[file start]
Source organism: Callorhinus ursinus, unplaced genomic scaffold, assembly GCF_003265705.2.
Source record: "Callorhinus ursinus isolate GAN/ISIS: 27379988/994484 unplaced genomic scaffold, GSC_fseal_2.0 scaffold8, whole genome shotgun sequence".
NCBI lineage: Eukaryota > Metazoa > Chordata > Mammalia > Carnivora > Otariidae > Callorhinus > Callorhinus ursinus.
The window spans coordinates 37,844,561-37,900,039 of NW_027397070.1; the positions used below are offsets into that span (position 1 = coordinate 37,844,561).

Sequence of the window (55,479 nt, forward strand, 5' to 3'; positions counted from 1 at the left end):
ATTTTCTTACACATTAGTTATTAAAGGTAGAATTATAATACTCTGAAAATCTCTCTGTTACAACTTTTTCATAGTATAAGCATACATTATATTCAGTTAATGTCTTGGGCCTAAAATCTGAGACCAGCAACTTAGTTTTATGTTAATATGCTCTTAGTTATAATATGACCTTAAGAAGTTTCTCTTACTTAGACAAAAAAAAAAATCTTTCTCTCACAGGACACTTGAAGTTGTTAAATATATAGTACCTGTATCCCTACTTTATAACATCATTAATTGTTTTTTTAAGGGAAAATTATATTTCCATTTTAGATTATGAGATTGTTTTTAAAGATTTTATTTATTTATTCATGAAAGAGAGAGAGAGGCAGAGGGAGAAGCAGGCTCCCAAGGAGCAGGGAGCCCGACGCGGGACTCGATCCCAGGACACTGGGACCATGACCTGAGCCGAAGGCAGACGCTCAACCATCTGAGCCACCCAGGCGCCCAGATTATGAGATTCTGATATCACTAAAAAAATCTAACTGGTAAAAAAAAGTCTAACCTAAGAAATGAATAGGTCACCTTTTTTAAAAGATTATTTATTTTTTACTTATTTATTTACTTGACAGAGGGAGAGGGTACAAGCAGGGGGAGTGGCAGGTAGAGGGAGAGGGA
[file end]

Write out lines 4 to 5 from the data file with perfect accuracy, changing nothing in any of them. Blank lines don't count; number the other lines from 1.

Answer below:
The window spans coordinates 37,844,561-37,900,039 of NW_027397070.1; the positions used below are offsets into that span (position 1 = coordinate 37,844,561).

Sequence of the window (55,479 nt, forward strand, 5' to 3'; positions counted from 1 at the left end):